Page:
Gautam R. Chaudhary, vice president of the NAF, said: “Local villagers have been opposing the port from 2010 when the Karnataka government and a private company entered into an agreement. Around 6,000 families residing in the area, and a total of around 23,500 individuals, will be affected by this development. In this year’s Budget, Chief Minister Siddaramaiah stated that several schemes have been launched for the fishing community. Is this what he meant?”

Highlights
  • The proposed construction of a private port on Kasarkod beach by the Honnavara Port Private Limited (HPPL) has met with sustained opposition from thousands of fisherfolk and environmental activists.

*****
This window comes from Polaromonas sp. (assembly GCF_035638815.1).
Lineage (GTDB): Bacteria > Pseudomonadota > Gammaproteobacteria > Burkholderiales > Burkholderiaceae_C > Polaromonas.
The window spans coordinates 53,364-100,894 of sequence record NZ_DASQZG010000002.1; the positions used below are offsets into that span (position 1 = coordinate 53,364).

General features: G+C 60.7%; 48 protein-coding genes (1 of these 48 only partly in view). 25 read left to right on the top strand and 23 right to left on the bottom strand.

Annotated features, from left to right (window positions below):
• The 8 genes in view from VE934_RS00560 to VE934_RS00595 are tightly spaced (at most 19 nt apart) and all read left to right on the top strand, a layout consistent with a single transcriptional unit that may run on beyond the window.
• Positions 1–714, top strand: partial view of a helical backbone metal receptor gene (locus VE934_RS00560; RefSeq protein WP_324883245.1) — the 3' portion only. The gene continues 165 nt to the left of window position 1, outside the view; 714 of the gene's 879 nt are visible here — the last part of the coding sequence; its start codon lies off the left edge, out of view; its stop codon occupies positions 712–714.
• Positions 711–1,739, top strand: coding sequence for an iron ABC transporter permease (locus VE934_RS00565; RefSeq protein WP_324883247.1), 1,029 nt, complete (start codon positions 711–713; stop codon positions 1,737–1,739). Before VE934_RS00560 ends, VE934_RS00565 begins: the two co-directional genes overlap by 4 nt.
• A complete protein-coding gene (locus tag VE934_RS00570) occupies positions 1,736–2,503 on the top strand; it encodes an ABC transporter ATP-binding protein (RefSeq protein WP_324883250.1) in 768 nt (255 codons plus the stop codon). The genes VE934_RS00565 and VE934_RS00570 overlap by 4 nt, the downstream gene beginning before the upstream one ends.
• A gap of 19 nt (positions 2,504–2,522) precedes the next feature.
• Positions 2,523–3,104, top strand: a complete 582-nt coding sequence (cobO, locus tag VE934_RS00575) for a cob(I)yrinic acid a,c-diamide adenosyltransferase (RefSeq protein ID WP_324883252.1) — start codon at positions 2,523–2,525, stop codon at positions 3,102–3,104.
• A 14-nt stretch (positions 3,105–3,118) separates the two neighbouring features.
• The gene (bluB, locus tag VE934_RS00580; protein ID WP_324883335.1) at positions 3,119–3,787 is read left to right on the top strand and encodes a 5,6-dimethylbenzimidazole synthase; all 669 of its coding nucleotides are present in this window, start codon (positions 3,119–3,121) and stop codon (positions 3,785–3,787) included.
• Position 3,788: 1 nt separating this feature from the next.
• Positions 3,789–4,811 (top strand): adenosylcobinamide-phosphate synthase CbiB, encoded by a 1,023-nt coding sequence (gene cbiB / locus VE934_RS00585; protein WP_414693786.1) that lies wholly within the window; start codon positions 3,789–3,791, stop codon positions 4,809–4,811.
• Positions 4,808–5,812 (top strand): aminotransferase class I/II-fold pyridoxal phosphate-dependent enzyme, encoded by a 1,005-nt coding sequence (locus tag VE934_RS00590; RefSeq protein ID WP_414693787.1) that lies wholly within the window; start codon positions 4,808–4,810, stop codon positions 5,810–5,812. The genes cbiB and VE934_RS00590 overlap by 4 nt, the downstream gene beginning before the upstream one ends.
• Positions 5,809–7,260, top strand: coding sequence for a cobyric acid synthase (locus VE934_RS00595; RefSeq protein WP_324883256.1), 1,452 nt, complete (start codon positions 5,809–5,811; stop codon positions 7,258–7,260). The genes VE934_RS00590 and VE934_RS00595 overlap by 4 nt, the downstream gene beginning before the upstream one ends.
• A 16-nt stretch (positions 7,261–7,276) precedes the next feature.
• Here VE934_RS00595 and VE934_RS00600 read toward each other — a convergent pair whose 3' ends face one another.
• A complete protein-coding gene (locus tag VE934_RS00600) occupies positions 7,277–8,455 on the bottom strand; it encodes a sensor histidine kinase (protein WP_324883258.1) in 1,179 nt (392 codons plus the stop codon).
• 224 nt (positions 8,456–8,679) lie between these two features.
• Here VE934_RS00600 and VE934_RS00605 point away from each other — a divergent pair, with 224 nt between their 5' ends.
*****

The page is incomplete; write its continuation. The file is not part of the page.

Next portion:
• The area is home to about 6,000 families who depend on fishing and stand to lose their livelihoods if the port comes up. The coast, which is part of a fragile ecosystem that is prone to erosion, is also the nesting site of olive ridley turtles.
  • Despite setbacks, the fishermen remain hopeful of finding legal support to stop the construction of the port. 

Endangered livelihoods

Among the reasons why the fisher community is resisting the proposed port are the destruction of the critically endangered olive ridley sites where turtles lay their eggs annually and the construction of a four-lane road leading to the port, which will endanger the livelihood of fishermen who fish both in the sea and the river. Besides, the dried-fish industry that used to operate on the land stopped functioning after the port authorities took over the land.